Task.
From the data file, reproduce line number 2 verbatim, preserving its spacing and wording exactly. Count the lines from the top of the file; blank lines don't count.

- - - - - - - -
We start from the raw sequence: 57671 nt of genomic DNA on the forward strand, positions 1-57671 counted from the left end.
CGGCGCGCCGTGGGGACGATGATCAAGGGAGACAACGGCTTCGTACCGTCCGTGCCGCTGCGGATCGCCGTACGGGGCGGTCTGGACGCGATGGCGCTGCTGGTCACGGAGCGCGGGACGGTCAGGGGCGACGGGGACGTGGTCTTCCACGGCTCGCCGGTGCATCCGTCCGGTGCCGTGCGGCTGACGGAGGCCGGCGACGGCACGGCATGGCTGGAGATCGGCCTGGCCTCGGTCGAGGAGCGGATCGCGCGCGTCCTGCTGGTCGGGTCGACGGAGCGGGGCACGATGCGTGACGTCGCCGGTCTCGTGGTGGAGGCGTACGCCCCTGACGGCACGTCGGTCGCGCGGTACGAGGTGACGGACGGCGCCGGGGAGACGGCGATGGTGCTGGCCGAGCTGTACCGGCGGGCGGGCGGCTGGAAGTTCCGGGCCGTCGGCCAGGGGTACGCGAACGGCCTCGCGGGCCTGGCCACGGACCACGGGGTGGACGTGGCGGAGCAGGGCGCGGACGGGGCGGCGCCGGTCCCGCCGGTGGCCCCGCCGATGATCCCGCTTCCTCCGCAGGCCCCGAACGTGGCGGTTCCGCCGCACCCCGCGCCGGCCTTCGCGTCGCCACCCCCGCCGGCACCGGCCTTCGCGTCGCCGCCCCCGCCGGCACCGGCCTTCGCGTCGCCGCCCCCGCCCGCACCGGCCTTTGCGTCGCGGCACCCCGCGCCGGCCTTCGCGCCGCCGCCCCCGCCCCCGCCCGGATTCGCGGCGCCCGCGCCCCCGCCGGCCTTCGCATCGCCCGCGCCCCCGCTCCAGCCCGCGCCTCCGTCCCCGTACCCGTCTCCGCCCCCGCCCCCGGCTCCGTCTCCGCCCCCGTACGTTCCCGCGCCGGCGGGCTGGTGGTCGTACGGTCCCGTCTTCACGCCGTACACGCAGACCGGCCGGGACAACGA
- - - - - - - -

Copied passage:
CGGCGCGCCGTGGGGACGATGATCAAGGGAGACAACGGCTTCGTACCGTCCGTGCCGCTGCGGATCGCCGTACGGGGCGGTCTGGACGCGATGGCGCTGCTGGTCACGGAGCGCGGGACGGTCAGGGGCGACGGGGACGTGGTCTTCCACGGCTCGCCGGTGCATCCGTCCGGTGCCGTGCGGCTGACGGAGGCCGGCGACGGCACGGCATGGCTGGAGATCGGCCTGGCCTCGGTCGAGGAGCGGATCGCGCGCGTCCTGCTGGTCGGGTCGACGGAGCGGGGCACGATGCGTGACGTCGCCGGTCTCGTGGTGGAGGCGTACGCCCCTGACGGCACGTCGGTCGCGCGGTACGAGGTGACGGACGGCGCCGGGGAGACGGCGATGGTGCTGGCCGAGCTGTACCGGCGGGCGGGCGGCTGGAAGTTCCGGGCCGTCGGCCAGGGGTACGCGAACGGCCTCGCGGGCCTGGCCACGGACCACGGGGTGGACGTGGCGGAGCAGGGCGCGGACGGGGCGGCGCCGGTCCCGCCGGTGGCCCCGCCGATGATCCCGCTTCCTCCGCAGGCCCCGAACGTGGCGGTTCCGCCGCACCCCGCGCCGGCCTTCGCGTCGCCACCCCCGCCGGCACCGGCCTTCGCGTCGCCGCCCCCGCCGGCACCGGCCTTCGCGTCGCCGCCCCCGCCCGCACCGGCCTTTGCGTCGCGGCACCCCGCGCCGGCCTTCGCGCCGCCGCCCCCGCCCCCGCCCGGATTCGCGGCGCCCGCGCCCCCGCCGGCCTTCGCATCGCCCGCGCCCCCGCTCCAGCCCGCGCCTCCGTCCCCGTACCCGTCTCCGCCCCCGCCCCCGGCTCCGTCTCCGCCCCCGTACGTTCCCGCGCCGGCGGGCTGGTGGTCGTACGGTCCCGTCTTCACGCCGTACACGCAGACCGGCCGGGACAACGA